Our nation’s warfighters demand the highest reliability vehicles, weapons, and communication systems that exist. Lives depend on these products working the first time and every time. They rely on the quality and reliability of the electronics behind their state-of-the-art systems.
Dating back to 1952, we are industry leaders and experts in all things printed circuit board (PCB) related, rigid PCBs, flexible circuits, and rigid-flex circuit boards combined, we know all the options and the difficulties in the fabrication processes. In this blog, we will focus on flex and rigid-flex PCBs what you should know and what to look for regarding the design and layout, as well as the importance of a successful data set and what is needed to prevent delays in engineering and manufacturing.
At the conclusion of our webinar, EMI Shielding Methods for Flex & Rigid-Flex PCB Designs, we had several questions submitted to our presenter, Paul Tome, Product Manager of Flex & Rigid-Flex Circuits at Epec. We have compiled these questions into a readable format on our blog.
Typically, constraints are not something a designer wants to incorporate into a new project when first getting started on a new product. When you hear “constraint”, the first word that may come to mind could be “limitation”. Generally speaking, that word association is accurate, however, when dealing with CAD software it is not necessarily a negative thing.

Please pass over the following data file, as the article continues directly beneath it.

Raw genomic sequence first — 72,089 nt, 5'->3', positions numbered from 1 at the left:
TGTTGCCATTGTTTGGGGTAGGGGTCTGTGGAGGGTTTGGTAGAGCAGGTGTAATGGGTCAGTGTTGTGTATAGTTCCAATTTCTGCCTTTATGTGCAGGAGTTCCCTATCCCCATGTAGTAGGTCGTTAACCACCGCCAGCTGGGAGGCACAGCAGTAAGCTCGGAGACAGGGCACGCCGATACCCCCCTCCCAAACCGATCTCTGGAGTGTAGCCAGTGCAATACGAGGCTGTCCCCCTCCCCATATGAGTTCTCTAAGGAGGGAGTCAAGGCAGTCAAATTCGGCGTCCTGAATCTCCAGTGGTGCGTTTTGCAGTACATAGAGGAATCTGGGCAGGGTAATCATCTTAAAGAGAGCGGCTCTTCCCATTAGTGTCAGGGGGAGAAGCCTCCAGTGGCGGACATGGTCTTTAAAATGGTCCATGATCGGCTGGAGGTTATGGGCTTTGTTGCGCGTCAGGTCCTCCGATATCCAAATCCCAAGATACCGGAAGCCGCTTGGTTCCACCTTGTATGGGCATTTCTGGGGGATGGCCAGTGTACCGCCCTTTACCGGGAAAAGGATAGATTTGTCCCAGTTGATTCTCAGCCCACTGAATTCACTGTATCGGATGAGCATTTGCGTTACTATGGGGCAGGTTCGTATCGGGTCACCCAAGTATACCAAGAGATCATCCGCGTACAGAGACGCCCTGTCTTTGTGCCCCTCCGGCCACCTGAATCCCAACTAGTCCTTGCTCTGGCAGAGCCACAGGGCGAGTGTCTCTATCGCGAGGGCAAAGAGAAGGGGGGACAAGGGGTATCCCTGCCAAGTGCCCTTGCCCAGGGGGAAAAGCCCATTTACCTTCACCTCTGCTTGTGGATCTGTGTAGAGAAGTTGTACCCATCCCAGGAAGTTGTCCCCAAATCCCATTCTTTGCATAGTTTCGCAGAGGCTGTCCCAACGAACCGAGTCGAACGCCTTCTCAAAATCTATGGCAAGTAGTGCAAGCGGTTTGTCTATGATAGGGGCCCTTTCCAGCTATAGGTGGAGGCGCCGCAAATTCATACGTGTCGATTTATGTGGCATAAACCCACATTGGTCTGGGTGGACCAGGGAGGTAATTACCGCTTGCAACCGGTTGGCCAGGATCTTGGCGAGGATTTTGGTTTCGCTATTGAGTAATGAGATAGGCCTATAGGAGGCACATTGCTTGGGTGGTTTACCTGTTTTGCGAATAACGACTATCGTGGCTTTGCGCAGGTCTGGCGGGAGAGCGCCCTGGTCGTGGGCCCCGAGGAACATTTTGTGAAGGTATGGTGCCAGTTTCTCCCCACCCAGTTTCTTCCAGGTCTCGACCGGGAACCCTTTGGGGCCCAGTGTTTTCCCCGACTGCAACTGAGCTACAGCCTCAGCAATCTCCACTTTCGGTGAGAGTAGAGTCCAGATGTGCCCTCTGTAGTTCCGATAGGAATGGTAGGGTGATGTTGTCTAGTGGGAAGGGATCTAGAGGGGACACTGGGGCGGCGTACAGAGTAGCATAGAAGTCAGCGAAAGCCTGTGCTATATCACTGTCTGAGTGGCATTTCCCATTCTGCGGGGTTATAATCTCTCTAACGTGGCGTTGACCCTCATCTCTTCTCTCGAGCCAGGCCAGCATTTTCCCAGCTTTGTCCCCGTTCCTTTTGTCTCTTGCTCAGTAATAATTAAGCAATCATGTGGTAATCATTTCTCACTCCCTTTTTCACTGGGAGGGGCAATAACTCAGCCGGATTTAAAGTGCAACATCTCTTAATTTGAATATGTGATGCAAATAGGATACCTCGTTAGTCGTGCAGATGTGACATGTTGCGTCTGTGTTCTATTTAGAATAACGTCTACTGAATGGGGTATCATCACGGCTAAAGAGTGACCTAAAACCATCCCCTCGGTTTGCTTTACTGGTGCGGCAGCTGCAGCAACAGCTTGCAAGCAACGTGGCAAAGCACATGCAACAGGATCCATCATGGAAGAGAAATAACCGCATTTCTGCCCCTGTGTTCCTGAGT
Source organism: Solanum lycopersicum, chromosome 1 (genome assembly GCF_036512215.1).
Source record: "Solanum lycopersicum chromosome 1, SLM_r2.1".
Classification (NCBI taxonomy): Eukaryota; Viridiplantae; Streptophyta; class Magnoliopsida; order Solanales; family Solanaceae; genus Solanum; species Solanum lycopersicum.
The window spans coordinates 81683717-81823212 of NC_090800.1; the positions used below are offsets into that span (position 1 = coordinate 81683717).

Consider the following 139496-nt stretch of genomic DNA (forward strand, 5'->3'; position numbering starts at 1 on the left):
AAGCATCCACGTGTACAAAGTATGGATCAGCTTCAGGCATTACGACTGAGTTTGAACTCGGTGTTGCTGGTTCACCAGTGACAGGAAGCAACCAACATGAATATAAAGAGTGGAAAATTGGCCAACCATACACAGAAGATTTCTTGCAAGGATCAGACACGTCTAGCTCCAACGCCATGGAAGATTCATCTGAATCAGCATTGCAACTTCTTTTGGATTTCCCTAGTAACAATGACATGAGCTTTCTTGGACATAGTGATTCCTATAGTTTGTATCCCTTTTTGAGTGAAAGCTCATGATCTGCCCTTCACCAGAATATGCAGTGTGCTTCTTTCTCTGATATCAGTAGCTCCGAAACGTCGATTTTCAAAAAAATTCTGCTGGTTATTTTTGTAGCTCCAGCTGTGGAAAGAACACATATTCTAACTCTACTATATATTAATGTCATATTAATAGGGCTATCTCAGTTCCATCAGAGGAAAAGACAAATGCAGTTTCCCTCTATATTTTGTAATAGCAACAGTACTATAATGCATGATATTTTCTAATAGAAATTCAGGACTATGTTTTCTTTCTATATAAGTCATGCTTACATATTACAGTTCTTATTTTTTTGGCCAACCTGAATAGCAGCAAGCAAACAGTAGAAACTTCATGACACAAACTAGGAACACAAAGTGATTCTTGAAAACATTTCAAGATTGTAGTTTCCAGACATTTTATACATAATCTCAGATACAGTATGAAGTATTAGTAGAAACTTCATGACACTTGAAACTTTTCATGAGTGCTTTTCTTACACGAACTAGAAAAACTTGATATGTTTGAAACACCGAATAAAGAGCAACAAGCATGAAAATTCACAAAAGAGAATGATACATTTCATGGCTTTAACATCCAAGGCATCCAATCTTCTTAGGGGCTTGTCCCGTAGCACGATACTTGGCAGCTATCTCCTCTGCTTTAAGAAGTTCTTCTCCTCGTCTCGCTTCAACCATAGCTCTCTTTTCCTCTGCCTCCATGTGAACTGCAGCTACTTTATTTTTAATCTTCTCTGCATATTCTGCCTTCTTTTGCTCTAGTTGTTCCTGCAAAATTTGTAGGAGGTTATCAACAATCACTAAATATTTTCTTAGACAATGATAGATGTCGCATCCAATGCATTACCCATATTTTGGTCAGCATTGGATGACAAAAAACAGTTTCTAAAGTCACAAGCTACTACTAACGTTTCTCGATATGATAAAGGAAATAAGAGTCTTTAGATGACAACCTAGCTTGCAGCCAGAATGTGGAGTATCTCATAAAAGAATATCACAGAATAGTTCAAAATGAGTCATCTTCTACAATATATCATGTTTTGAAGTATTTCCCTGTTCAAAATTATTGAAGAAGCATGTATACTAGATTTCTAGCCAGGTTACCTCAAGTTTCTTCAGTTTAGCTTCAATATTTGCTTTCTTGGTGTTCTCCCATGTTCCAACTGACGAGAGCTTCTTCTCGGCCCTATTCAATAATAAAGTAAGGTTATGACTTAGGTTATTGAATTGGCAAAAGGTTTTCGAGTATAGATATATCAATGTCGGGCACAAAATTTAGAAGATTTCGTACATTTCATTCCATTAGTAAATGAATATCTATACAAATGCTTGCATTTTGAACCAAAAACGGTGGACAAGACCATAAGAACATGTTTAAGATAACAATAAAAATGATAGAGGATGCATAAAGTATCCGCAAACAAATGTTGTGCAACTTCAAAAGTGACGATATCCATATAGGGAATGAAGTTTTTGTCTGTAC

Flex circuits have the capability of utilizing a wide variety of connector options. The list, with a couple of exceptions, includes all connector systems that can be used on rigid printed circuit boards (PCBs) plus a couple of additional systems that were specifically designed for interconnecting flexible circuits to rigid PCBs or wiring harnesses.
I love looking at data. Sounds weird, right? I guess it is because I have been working in the industry for so many years. I have seen the technology changes, and I just find it fascinating. In this blog post, we will recap the past, which some of the time creeps its way back to Epec, the present, and the future of printed circuit boards (PCBs).
Let’s get to it.
The last 18 months have been some of the most challenging that many of us have had to deal with both personally and professionally. It has often felt like we were riding waves, coming closer to things getting a little more normal, only to have them change radically. Looking forward to the next 18 months, I don’t see those changes getting any easier for us or our industry.
With advancements in rigid-flex PCB design technology, the use of laser-based systems in the manufacturing process are very common in the industry. Not having laser drilling and cutting available would place significant limitations on what could be accomplished in a design and what components could be used.
Cable assemblies are needed across various industries and are utilized in goods that include consumer electronics, industrial products, mil areo, and even medical devices. Low cost does not mean low quality; in fact, low-cost cables are qualified for use on many high-reliability applications.
Many flexible circuit board applications require designs to be exposed to and or operate continuously at elevated temperatures well beyond that of standard room temperature. These requirements are above and beyond the requirements of component or connector assembly.